IDEAS home Printed from
   My bibliography  Save this article

Can State Governments Redistribute Income? Using Source-Based Capital Taxes For Income Redistribution


  • Michael F. Williams


Two sentiments are common among economists who study state and local public finance—that source-based capital taxation by subnational governments is a bad idea, and that state governments are powerless to redistribute income. These claims are consistent with the optimal tax literature, if the state is modeled as a small open economy—as a price taker, competing for geographically mobile factors and selling products in perfectly competitive national markets. We reject this view, and contend that the actions of the state government do influence national product and factor prices. This market power gives each state government a modest ability to redistribute income among its citizens. We construct a two-region, four-good, three-factor computational general equilibrium model of an economy, and perform simulations that show that subnational source-based capital taxes have national price effects and that they can be used to modestly redistribute income.

Suggested Citation

  • Michael F. Williams, 2005. "Can State Governments Redistribute Income? Using Source-Based Capital Taxes For Income Redistribution," The International Journal of Applied Economics, Department of General Business, Southeastern Louisiana University, vol. 2(1), pages 62-78, March.
  • Handle: RePEc:ija:ancoec:v:2:y:2005:i:1:p:62-78

    Download full text from publisher

    File URL:
    Download Restriction: no

    More about this item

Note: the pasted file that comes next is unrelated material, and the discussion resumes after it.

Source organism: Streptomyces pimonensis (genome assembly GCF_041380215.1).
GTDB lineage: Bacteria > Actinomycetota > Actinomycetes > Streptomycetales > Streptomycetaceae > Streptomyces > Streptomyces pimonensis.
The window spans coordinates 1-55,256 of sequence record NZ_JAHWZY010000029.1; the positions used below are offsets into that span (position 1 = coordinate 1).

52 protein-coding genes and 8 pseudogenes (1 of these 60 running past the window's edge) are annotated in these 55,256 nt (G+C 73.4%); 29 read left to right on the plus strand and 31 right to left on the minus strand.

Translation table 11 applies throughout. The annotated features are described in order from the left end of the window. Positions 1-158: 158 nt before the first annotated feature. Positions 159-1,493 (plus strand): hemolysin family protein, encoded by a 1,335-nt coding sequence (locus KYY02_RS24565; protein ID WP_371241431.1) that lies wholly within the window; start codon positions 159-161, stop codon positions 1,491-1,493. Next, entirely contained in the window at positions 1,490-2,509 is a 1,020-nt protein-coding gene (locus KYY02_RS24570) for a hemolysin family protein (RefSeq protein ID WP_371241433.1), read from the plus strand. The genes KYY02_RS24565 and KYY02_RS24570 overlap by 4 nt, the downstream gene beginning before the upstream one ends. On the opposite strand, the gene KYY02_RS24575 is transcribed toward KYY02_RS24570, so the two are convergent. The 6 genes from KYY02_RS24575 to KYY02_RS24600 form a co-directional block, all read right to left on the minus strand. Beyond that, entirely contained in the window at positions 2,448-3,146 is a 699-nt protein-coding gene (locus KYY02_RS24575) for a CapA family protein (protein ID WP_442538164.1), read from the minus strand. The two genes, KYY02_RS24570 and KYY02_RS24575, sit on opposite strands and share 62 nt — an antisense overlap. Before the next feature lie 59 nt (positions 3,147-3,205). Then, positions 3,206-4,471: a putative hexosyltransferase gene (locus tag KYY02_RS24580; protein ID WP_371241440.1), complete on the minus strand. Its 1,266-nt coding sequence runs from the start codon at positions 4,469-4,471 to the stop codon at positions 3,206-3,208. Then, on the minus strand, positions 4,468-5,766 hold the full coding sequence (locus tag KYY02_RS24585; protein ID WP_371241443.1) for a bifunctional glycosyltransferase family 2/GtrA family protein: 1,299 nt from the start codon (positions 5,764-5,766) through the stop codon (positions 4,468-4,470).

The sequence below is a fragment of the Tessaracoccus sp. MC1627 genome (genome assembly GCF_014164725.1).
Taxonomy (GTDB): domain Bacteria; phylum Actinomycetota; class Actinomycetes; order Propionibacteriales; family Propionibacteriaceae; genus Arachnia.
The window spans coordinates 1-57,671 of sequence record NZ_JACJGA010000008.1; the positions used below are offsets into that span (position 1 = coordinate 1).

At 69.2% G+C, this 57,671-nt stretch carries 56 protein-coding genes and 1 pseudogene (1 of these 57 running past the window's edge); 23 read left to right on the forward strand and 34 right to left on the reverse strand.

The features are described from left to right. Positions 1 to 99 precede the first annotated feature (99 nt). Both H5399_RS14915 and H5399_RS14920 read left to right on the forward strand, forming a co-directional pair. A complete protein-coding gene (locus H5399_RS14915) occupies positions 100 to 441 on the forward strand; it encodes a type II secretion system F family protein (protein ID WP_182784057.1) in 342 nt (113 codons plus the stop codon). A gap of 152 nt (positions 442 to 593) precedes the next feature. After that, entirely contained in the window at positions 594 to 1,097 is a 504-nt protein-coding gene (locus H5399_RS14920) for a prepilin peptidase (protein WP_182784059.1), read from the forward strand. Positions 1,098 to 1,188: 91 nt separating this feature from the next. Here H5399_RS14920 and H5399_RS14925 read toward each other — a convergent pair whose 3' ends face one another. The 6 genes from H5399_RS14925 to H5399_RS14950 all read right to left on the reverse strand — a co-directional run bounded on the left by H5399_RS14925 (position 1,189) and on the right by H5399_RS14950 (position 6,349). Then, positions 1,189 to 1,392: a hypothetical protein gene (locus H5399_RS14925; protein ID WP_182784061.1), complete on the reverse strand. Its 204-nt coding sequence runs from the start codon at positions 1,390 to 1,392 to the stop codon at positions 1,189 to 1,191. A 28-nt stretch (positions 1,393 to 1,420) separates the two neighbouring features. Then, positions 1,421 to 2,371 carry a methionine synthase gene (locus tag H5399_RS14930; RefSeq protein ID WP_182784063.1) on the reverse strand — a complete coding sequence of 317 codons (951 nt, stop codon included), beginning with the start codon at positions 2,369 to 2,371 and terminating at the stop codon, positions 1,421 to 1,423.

State and local public finance; taxation; computational models;

    JEL classification:

    • H71 - Public Economics - - State and Local Government; Intergovernmental Relations - - - State and Local Taxation, Subsidies, and Revenue
    • C68 - Mathematical and Quantitative Methods - - Mathematical Methods; Programming Models; Mathematical and Simulation Modeling - - - Computable General Equilibrium Models


    Access and download statistics


    All material on this site has been provided by the respective publishers and authors. You can help correct errors and omissions. When requesting a correction, please mention this item's handle: RePEc:ija:ancoec:v:2:y:2005:i:1:p:62-78. See general information about how to correct material in RePEc.

    For technical questions regarding this item, or to correct its authors, title, abstract, bibliographic or download information, contact: (Dr. Yu Hsing). General contact details of provider: .

    If you have authored this item and are not yet registered with RePEc, we encourage you to do it here. This allows to link your profile to this item. It also allows you to accept potential citations to this item that we are uncertain about.

    We have no references for this item. You can help adding them by using this form .

    If you know of missing items citing this one, you can help us creating those links by adding the relevant references in the same way as above, for each refering item. If you are a registered author of this item, you may also want to check the "citations" tab in your RePEc Author Service profile, as there may be some citations waiting for confirmation.

    Please note that corrections may take a couple of weeks to filter through the various RePEc services.

    IDEAS is a RePEc service hosted by the Research Division of the Federal Reserve Bank of St. Louis . RePEc uses bibliographic data supplied by the respective publishers.